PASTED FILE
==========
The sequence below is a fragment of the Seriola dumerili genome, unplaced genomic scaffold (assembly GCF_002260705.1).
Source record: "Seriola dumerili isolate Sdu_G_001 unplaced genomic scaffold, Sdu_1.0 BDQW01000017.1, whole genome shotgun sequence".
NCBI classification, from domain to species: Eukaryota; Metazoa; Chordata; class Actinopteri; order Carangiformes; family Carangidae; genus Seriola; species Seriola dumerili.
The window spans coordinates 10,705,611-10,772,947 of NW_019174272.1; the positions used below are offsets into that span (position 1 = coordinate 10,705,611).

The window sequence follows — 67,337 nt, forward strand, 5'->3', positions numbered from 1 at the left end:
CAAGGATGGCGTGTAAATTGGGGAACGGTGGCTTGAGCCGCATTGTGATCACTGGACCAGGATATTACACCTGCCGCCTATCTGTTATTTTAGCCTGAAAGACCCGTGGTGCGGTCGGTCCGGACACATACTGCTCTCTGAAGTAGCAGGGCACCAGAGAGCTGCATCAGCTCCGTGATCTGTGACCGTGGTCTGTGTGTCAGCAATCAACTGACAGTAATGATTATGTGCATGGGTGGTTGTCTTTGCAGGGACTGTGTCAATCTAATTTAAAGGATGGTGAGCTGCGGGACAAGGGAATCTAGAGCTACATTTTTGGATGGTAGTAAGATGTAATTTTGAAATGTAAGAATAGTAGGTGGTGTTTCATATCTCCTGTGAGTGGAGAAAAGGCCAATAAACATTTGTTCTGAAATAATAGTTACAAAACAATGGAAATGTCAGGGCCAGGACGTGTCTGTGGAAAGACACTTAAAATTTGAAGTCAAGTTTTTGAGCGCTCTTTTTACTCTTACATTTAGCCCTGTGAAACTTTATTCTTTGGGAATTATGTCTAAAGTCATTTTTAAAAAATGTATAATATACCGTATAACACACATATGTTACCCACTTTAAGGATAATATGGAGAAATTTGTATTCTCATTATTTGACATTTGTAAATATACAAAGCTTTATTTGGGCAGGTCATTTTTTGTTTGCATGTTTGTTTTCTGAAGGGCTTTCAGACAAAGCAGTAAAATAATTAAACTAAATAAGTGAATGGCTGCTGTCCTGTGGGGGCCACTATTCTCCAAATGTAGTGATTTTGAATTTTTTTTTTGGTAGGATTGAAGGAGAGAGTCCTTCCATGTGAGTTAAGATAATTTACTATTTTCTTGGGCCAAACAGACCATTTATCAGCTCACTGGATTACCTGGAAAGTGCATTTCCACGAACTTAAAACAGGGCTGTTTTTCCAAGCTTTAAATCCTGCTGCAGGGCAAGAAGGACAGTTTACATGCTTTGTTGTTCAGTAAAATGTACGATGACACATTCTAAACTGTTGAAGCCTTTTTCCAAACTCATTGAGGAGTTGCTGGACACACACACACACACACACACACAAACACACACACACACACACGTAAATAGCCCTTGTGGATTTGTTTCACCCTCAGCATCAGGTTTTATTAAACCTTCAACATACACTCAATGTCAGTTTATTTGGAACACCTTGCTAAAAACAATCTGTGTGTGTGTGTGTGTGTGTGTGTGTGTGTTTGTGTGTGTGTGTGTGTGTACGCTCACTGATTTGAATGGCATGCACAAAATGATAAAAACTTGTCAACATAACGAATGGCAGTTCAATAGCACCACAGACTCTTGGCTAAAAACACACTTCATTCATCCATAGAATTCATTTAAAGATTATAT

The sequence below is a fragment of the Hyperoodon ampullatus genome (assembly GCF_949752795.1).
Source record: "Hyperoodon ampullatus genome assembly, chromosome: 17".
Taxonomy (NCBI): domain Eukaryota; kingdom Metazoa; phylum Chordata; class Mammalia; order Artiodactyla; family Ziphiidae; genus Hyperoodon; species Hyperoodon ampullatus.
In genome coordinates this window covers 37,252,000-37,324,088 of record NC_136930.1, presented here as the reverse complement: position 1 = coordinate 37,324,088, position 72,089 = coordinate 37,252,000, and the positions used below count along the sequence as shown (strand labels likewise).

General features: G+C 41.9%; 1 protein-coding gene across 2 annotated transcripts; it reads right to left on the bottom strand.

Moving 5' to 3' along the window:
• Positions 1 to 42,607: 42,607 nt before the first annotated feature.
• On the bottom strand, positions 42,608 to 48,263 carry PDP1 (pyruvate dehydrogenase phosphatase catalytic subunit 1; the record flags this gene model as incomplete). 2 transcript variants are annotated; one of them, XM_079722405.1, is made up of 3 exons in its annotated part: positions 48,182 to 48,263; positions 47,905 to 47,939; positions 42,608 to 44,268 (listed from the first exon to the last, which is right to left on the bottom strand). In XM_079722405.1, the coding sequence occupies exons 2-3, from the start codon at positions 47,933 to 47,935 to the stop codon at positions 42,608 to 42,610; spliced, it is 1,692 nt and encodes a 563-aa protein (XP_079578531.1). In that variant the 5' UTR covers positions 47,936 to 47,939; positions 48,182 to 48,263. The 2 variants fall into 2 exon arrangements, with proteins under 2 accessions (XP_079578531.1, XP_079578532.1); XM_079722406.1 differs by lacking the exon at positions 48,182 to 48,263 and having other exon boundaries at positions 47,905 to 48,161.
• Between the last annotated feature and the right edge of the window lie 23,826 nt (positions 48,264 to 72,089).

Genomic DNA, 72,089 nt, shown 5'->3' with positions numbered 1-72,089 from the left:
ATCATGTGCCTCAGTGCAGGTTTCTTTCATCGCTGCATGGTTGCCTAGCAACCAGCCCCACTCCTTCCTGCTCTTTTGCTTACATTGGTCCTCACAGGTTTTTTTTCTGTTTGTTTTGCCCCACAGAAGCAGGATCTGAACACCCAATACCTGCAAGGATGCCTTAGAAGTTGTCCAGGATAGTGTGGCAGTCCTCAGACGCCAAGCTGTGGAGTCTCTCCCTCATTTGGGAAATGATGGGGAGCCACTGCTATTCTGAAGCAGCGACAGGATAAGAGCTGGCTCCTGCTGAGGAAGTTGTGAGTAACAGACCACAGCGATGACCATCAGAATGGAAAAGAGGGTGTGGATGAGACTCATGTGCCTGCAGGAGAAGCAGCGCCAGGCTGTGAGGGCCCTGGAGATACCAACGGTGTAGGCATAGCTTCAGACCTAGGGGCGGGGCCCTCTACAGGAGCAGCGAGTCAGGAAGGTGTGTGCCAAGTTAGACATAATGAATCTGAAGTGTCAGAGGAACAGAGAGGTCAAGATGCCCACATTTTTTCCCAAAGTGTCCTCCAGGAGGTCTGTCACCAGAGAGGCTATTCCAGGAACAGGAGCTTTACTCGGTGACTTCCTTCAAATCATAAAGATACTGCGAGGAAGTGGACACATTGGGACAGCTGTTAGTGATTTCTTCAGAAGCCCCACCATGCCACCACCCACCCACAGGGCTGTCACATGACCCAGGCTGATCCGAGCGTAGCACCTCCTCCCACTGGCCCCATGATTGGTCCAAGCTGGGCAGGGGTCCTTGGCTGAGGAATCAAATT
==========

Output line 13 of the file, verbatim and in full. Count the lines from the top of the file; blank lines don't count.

• Positions 1 to 42,607: 42,607 nt before the first annotated feature.